Our approach outperforms the non deep-learning methods in terms of both volume overlap and surface distance errors, as demonstrated in Table 2. The box plot in Figure 6 shows the voxel wise ASD errors to be very small, typically well below 1mm, meeting the clinically acceptable threshold of 2 mm. The Dice score of 94.94 ± 2.22% reported by our method is very close to the current state of the art Dice score of 96.30 ± 1.3% of Lessmann et al. (2019), an approach which relies on the availability of large image databases for training. The other methods rely on training data and can thus only segment the vertebrae for which the ground truth segmentations are available. In fact, deep learning based methods typically require days to train, e.g., Lessmann et al. (2019) report that they trained their network for 4–5 days on Nvidia Titan X GPUs with 12 gigabytes of memory. But, deep learning methods are quite fast at the time of inference, because they require a simple forward pass through the network. In contrast, with no requirement for training our pipeline 1 approach, from pre-processing to shrink-wrapping, takes around 15 min per lumbar region on a CPU, as discussed earlier.

4.1.3 Database 4

Figure 9 shows qualitative examples for seven subjects, where our approach performs well. We provide segmentation results on a variety of image distributions across different vendors spanning the different vertebral regions for both healthy and pathological cases. The resampling of the original volumes to an isotropic grid might lead to inaccuracy in the groundtruth labels which in turn would contribute to some of the discrepancies (Figure 9). The main limitations of our formulation are that the flow does not segment vertebrae with surgical implants, and fails to work in low-dose (high noise) images, with partially visible vertebrae. Our results are not directly comparable to those reported in Sekuboyina et al. (2020), since our method was only applied to a subset of the dataset, as explained in Section 2.1.4.


FIGURE 9. Example segmentation results on the VerSe database, shown in the sagittal plane for eight subjects (A–G). For each subject, a set of three images are presented: left: the ground truth labels; middle: the segmentation by our method, right: the difference between our segmentation and the ground truth labels. In the latter the voxels in blue are in the ground truth labels but not in our segmentation, and the voxels in green are segmented by our method but are not present in the ground truth labels. We observe that the ground truth labels (blue) can be outside the vertebral boundaries. Our method correctly delineates the vertebrae, except at some intervertebral discs.

4.2 Pipeline 2: Shape-Prior Based Flows for Individual Vertebra Segmentation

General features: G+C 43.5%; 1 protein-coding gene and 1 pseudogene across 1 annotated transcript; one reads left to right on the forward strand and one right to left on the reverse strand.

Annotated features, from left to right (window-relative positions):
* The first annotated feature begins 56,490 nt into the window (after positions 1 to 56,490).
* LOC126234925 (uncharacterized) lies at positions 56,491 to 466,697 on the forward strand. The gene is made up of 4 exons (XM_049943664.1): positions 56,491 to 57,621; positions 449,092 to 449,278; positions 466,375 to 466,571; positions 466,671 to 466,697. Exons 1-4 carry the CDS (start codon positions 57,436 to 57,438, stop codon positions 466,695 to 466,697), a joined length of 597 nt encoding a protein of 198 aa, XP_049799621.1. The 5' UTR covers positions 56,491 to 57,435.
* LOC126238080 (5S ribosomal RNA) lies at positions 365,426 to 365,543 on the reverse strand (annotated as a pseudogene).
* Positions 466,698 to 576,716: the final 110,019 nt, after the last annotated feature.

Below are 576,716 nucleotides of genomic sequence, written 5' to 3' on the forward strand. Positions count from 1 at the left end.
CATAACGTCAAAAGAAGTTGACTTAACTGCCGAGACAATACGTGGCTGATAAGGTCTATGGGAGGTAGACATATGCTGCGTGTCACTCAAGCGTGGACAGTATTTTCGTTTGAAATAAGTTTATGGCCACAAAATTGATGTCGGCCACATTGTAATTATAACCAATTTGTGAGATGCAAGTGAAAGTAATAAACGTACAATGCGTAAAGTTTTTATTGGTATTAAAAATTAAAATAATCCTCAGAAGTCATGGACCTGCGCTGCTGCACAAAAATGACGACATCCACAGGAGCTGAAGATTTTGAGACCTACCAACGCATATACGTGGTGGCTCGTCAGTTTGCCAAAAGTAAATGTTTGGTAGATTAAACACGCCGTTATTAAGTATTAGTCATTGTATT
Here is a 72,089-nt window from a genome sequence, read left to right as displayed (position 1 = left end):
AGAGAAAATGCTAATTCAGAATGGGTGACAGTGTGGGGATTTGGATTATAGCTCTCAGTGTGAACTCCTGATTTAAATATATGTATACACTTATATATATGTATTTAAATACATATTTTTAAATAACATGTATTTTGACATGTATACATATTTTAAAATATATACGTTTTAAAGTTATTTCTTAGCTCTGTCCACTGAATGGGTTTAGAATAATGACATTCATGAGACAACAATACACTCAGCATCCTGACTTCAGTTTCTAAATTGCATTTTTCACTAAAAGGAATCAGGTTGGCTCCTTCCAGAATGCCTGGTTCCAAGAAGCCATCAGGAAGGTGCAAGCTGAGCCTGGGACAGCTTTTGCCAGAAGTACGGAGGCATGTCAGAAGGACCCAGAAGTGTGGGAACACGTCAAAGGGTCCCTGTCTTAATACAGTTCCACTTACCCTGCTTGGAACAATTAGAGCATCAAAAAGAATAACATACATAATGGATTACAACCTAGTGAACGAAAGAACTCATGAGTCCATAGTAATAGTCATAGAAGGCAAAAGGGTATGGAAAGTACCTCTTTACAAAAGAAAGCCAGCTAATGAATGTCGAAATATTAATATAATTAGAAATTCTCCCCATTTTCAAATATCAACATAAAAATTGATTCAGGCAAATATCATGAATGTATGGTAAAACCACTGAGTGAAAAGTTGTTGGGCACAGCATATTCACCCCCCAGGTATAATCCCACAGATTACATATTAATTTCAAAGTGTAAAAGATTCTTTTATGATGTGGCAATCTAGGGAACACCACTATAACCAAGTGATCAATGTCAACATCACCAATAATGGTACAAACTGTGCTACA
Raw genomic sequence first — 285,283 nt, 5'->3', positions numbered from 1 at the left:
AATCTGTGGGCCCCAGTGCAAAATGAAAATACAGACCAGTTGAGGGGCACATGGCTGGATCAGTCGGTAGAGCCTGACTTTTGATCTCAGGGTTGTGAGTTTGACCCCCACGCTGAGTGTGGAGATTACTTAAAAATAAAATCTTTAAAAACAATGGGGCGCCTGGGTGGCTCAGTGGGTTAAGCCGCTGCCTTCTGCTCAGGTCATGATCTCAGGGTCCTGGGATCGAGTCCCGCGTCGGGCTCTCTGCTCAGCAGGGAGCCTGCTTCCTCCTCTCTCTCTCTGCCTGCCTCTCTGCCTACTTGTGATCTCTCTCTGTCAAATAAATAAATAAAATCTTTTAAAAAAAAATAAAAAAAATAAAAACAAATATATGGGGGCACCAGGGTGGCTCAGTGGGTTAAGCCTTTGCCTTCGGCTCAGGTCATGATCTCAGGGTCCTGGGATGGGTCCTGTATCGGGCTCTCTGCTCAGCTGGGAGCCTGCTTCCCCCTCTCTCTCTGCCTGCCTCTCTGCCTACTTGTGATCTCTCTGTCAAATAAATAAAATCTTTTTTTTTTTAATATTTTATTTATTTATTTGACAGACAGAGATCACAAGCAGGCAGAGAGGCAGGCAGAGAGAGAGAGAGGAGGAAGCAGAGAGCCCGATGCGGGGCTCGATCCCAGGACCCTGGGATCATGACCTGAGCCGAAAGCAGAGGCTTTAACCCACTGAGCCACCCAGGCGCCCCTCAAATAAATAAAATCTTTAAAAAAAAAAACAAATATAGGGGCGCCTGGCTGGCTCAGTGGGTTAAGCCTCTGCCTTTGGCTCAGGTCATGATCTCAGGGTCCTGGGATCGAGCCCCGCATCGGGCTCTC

We evaluate the shape-prior based segmentation method, discussed in Section 2.3.2, on Database 3. To motivate the need to use a shape prior, we first present some results of the region based segmentation pipeline 1 on this challenging database of patients with trauma, Database 3. A 2D slice obtained by the surface extraction method is shown in Figure 10A (left) and the filled volume is shown in Figure 10A (right). The segmentations are accurate, as the flow evolves along the vertebral boundary, but it is hard to demarcate each individual vertebrae separately because several vertebrae are either fused, dislocated or are fractured severely. Thus, we hypothesized that a shape-prior based segmentation method applied to each individual vertebra can help eliminate this problem, as illustrated in Figure 10B. The algorithm is initialized with the mean-shape of the training population, placed near the region of interest. This PCA based shape-prior level-set method is not only fast, but also requires very little effort to set up. The PCA modelling step takes around a minute to complete for a set of 25 vertebrae. This step is carried out offline, before the actual segmentation step. It takes a couple of minutes to segment an individual vertebra, which is the online step. A possible disadvantage of the shape-prior based method proposed in the present article is that it might get trapped in a local minimum.


FIGURE 10. Shape-prior based segmentation in pipeline 2. (A) Region-based segmentation Pipeline 1 applied to two example subjects from Database 3 with the pathology cases. Left: Sample slices shown for the region-based surface extraction on the flux-map for Database 3. Right: Sample slices shown for the shrink-wrapping process for Database 3. (B) Intermediate steps for the shape-prior based segmentation process for a subject from Database 3. Left column: shape-prior initialization. The middle and rightmost columns shows how the vertebral body and the spinous process are pulled-in (shown by orange and red arrows respectively) and evolve to segment the individual vertebra.

We outperform the method of Stephansen (2012), based on active shape and appearance models, both in terms of Dice score and surface distance errors. Although the ASD errors are larger than those for databases without pathology, the box plot in Figure 6 shows them to still be well under the clinically accepted threshold of 2 mm. Table 3 provides a comparison between the results of our method and those of Stephansen (2012). Hammernik et al. (2015) use an energy functional that incorporates a mean-shape and bone priors. A potential weakness of this approach is that it relies on only the mean-shape of the training population. We overcome this challenge by modelling the variations in shape and pose. Additionally, we use the more adaptive edge-enhancing method by Weickert and Scharr (2002) along with flux integral of Vasilevskiy and Siddiqi (2002) to pre-process the volumes, instead of the total variation norm based (Rudin et al., 1992) method.